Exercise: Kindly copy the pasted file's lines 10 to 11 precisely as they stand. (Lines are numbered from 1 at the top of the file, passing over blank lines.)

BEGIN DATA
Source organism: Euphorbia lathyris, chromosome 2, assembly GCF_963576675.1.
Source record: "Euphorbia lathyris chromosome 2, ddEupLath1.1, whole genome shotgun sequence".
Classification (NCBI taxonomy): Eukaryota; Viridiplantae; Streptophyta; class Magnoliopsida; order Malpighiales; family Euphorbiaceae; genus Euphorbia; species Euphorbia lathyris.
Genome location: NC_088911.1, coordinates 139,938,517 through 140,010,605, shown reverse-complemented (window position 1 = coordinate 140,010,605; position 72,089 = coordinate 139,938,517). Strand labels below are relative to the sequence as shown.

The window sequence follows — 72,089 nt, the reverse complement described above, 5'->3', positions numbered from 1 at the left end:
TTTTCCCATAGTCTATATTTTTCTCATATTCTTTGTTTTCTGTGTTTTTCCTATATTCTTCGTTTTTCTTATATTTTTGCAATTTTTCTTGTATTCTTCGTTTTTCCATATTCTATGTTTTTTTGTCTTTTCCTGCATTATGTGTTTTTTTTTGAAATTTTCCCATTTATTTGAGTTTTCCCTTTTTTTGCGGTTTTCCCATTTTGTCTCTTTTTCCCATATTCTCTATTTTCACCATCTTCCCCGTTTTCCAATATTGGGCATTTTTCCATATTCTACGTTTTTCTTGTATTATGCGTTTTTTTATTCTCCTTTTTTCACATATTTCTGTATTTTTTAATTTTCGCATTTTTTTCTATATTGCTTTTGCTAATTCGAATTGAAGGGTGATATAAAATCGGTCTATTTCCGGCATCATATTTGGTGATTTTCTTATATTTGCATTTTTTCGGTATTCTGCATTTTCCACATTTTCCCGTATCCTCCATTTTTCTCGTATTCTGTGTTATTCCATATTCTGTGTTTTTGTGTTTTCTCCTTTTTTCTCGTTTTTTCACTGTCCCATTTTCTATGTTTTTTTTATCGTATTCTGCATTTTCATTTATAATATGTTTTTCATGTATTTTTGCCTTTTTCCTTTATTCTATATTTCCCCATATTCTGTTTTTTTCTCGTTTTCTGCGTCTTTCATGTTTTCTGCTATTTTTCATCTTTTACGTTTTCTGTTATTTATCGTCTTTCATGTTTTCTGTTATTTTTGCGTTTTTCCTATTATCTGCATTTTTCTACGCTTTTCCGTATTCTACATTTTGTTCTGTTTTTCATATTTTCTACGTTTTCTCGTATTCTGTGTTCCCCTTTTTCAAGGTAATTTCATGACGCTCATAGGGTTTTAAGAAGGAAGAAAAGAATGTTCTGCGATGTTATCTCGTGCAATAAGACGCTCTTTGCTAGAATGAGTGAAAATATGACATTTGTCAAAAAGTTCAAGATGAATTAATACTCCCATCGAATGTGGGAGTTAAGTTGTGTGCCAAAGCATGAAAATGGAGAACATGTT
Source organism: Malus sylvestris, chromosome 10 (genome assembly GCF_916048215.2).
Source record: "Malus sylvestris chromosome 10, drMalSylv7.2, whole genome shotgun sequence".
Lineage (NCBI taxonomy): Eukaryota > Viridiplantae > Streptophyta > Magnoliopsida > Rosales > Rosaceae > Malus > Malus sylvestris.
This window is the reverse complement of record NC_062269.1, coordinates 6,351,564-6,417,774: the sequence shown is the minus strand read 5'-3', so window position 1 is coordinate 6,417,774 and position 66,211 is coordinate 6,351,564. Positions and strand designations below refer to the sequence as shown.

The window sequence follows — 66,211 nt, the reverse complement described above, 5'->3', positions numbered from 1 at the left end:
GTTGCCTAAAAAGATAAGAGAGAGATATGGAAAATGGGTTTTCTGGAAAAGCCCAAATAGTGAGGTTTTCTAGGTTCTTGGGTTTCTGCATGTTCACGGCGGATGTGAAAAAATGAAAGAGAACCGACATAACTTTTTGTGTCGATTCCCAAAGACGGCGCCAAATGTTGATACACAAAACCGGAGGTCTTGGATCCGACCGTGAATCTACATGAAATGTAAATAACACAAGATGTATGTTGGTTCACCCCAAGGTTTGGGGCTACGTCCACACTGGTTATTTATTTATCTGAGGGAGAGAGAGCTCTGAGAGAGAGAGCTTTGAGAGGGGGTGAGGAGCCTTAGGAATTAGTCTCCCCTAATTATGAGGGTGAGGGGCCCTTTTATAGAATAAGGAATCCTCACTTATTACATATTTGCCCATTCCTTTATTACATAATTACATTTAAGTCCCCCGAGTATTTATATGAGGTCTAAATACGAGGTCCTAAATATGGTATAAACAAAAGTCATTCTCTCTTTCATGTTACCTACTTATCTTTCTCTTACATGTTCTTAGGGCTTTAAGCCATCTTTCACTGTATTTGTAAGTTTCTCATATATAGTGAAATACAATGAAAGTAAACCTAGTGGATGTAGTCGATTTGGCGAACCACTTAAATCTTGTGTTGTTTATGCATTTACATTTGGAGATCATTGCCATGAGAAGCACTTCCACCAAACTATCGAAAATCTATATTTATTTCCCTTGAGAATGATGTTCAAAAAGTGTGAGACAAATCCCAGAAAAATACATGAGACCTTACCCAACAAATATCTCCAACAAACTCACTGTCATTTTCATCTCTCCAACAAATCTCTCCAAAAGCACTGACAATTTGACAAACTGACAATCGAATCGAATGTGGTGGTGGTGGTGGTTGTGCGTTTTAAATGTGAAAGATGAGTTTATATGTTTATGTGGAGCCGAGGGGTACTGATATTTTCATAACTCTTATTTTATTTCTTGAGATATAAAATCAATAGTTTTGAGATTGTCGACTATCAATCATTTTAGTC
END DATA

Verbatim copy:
This window is the reverse complement of record NC_062269.1, coordinates 6,351,564-6,417,774: the sequence shown is the minus strand read 5'-3', so window position 1 is coordinate 6,417,774 and position 66,211 is coordinate 6,351,564. Positions and strand designations below refer to the sequence as shown.

The window sequence follows — 66,211 nt, the reverse complement described above, 5'->3', positions numbered from 1 at the left end: